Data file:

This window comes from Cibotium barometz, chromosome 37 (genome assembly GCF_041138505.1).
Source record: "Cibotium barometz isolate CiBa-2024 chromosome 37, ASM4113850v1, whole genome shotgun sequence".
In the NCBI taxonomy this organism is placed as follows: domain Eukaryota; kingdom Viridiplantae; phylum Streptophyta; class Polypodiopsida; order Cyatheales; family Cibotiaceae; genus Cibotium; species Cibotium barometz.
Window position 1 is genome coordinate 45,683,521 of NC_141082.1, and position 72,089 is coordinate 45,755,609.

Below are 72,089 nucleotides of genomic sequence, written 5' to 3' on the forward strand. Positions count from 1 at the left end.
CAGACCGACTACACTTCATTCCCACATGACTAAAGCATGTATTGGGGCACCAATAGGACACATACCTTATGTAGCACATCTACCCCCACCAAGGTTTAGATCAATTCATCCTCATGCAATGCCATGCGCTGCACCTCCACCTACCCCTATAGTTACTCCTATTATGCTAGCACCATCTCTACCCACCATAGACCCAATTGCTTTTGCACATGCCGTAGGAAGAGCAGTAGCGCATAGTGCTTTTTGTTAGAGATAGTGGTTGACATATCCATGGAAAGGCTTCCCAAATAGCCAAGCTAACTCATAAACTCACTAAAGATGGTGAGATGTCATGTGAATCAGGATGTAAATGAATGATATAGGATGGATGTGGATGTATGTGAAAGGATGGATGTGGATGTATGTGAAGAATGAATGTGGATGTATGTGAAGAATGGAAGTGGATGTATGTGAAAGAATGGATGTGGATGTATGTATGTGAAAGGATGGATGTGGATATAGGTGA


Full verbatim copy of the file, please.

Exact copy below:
This window comes from Cibotium barometz, chromosome 37 (genome assembly GCF_041138505.1).
Source record: "Cibotium barometz isolate CiBa-2024 chromosome 37, ASM4113850v1, whole genome shotgun sequence".
In the NCBI taxonomy this organism is placed as follows: domain Eukaryota; kingdom Viridiplantae; phylum Streptophyta; class Polypodiopsida; order Cyatheales; family Cibotiaceae; genus Cibotium; species Cibotium barometz.
Window position 1 is genome coordinate 45,683,521 of NC_141082.1, and position 72,089 is coordinate 45,755,609.

Below are 72,089 nucleotides of genomic sequence, written 5' to 3' on the forward strand. Positions count from 1 at the left end.
CAGACCGACTACACTTCATTCCCACATGACTAAAGCATGTATTGGGGCACCAATAGGACACATACCTTATGTAGCACATCTACCCCCACCAAGGTTTAGATCAATTCATCCTCATGCAATGCCATGCGCTGCACCTCCACCTACCCCTATAGTTACTCCTATTATGCTAGCACCATCTCTACCCACCATAGACCCAATTGCTTTTGCACATGCCGTAGGAAGAGCAGTAGCGCATAGTGCTTTTTGTTAGAGATAGTGGTTGACATATCCATGGAAAGGCTTCCCAAATAGCCAAGCTAACTCATAAACTCACTAAAGATGGTGAGATGTCATGTGAATCAGGATGTAAATGAATGATATAGGATGGATGTGGATGTATGTGAAAGGATGGATGTGGATGTATGTGAAGAATGAATGTGGATGTATGTGAAGAATGGAAGTGGATGTATGTGAAAGAATGGATGTGGATGTATGTATGTGAAAGGATGGATGTGGATATAGGTGA